• Ask how to repeat, increase, or have new positive experiences. For example, “Am I ignoring or taking for granted some positive aspects of my experiences?”
  • Laugh and play with friends or get a physical workout; successful people do not study all the time.
  • Listen to good music.
  • Try Nap Therapy. Taking naps is a wonderful way to relax and revitalize yourself.
  • As you learn new information and skills in college, try to think of ways they can be useful to you in other courses or in the future.

Attitude Management Apps

Download from iTunes or Google Play

  • Happify
    Games to increase your happiness and reduce stress.
  • Head Space
    Guided meditation to increase, sleep, happiness, & productivity.

COD Resources

Counseling and Advising Services
Student Services Center (SSC), Room 3200
(630) 942-2259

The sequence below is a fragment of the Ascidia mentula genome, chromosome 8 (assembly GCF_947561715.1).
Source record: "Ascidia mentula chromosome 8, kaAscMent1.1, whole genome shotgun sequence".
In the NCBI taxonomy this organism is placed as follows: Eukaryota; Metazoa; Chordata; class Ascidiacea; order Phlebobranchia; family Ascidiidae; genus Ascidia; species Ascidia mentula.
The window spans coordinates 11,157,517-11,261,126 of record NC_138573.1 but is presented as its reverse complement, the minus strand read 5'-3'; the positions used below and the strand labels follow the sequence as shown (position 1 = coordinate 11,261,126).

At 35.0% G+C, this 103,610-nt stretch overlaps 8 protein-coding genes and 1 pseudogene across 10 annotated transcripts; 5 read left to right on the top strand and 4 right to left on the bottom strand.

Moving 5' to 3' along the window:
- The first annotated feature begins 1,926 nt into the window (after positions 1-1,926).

Learn how to get focused and stay focused.

  • Internal Distractions - Monitor your thinking when doing coursework both in class and out of class. Identify what is negatively affecting your concentration and work to eliminate or minimize the thoughts or actions that draw your attention away from that task.
    • Keep an attention list
    • Check your concentration
    • Review time management and memory principles
  • External Distractions -Analyze your environment to see if it helps or hurts your concentration.
    • Shut yourself away from noise and distraction
  • Compartmentalize your life

Concentration Strategies

  • Try to study at the same times and in the same places. This way, you can program your mind to promote concentration.
  • Be intensely involved. Tell yourself that what you are doing is important and needs your full attention.
  • Structure your study sessions so you know the time you will spend and the material you will study.
  • Select the right company (or no company at all).
  • Attempt to place personal problems aside if you can’t postpone studying. You simply won’t get anything done worrying.
  • Get some sleep! Lack of sleep destroys your ability to concentrate.

Concentration Apps

Download from iTunes or Google Play

  • Forest
    Stay Focused, Be Present
    Beat phone addiction.
  • Luminosity